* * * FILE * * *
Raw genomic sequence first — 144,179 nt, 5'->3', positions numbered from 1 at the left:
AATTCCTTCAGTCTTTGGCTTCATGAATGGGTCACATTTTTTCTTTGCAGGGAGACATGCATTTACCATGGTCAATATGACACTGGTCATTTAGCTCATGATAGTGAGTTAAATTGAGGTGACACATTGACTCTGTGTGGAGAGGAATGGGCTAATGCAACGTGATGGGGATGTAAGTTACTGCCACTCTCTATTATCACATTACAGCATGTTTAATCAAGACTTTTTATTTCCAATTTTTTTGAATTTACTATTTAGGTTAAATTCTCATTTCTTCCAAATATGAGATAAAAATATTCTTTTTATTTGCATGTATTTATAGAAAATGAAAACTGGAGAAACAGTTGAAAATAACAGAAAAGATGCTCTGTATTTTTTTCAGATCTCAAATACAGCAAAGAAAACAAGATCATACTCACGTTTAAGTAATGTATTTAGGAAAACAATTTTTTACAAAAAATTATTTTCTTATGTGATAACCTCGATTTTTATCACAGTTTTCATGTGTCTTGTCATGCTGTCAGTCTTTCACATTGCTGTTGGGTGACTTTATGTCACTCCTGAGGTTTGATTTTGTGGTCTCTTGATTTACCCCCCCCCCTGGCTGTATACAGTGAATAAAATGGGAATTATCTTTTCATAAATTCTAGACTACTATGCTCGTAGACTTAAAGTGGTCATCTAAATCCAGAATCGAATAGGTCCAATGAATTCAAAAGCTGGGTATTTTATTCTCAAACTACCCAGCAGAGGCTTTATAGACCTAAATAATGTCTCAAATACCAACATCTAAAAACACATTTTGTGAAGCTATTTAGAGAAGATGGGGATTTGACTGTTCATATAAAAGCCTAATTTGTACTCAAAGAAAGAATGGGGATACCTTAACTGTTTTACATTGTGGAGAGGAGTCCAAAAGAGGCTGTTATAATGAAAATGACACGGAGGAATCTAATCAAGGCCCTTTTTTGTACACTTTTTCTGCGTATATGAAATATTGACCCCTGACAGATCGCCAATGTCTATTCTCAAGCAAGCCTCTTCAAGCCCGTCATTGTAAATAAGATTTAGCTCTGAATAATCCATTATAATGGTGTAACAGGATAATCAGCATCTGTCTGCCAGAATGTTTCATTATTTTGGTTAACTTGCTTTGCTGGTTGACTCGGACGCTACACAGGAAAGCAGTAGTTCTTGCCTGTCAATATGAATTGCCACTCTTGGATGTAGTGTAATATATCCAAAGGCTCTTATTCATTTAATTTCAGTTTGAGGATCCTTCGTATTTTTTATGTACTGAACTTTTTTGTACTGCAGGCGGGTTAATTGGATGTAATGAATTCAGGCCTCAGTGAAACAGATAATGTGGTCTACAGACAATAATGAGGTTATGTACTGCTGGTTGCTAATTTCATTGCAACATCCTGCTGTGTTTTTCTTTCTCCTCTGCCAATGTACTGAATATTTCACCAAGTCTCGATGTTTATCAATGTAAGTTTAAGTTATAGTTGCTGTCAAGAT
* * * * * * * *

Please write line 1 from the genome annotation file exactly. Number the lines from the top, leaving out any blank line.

Raw genomic sequence first — 144,179 nt, 5'->3', positions numbered from 1 at the left: